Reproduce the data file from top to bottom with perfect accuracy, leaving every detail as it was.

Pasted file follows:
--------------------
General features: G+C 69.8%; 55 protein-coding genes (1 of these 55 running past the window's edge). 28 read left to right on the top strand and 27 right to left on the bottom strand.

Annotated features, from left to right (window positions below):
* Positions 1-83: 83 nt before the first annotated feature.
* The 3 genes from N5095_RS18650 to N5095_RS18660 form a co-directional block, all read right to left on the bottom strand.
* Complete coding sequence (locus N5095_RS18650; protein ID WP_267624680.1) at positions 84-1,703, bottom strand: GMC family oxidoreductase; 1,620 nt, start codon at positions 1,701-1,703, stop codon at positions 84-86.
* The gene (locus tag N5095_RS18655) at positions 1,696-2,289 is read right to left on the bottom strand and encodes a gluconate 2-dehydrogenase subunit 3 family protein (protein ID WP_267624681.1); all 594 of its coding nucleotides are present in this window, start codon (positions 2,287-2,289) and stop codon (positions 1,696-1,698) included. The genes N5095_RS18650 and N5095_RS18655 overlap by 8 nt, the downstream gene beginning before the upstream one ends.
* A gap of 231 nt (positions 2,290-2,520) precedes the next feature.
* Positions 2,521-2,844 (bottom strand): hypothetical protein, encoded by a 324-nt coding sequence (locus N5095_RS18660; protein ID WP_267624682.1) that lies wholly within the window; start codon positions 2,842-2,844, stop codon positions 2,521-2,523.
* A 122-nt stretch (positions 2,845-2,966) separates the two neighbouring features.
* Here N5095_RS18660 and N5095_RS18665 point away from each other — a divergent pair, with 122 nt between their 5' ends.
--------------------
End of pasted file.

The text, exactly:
General features: G+C 69.8%; 55 protein-coding genes (1 of these 55 running past the window's edge). 28 read left to right on the top strand and 27 right to left on the bottom strand.

Annotated features, from left to right (window positions below):
* Positions 1-83: 83 nt before the first annotated feature.
* The 3 genes from N5095_RS18650 to N5095_RS18660 form a co-directional block, all read right to left on the bottom strand.
* Complete coding sequence (locus N5095_RS18650; protein ID WP_267624680.1) at positions 84-1,703, bottom strand: GMC family oxidoreductase; 1,620 nt, start codon at positions 1,701-1,703, stop codon at positions 84-86.
* The gene (locus tag N5095_RS18655) at positions 1,696-2,289 is read right to left on the bottom strand and encodes a gluconate 2-dehydrogenase subunit 3 family protein (protein ID WP_267624681.1); all 594 of its coding nucleotides are present in this window, start codon (positions 2,287-2,289) and stop codon (positions 1,696-1,698) included. The genes N5095_RS18650 and N5095_RS18655 overlap by 8 nt, the downstream gene beginning before the upstream one ends.
* A gap of 231 nt (positions 2,290-2,520) precedes the next feature.
* Positions 2,521-2,844 (bottom strand): hypothetical protein, encoded by a 324-nt coding sequence (locus N5095_RS18660; protein ID WP_267624682.1) that lies wholly within the window; start codon positions 2,842-2,844, stop codon positions 2,521-2,523.
* A 122-nt stretch (positions 2,845-2,966) separates the two neighbouring features.
* Here N5095_RS18660 and N5095_RS18665 point away from each other — a divergent pair, with 122 nt between their 5' ends.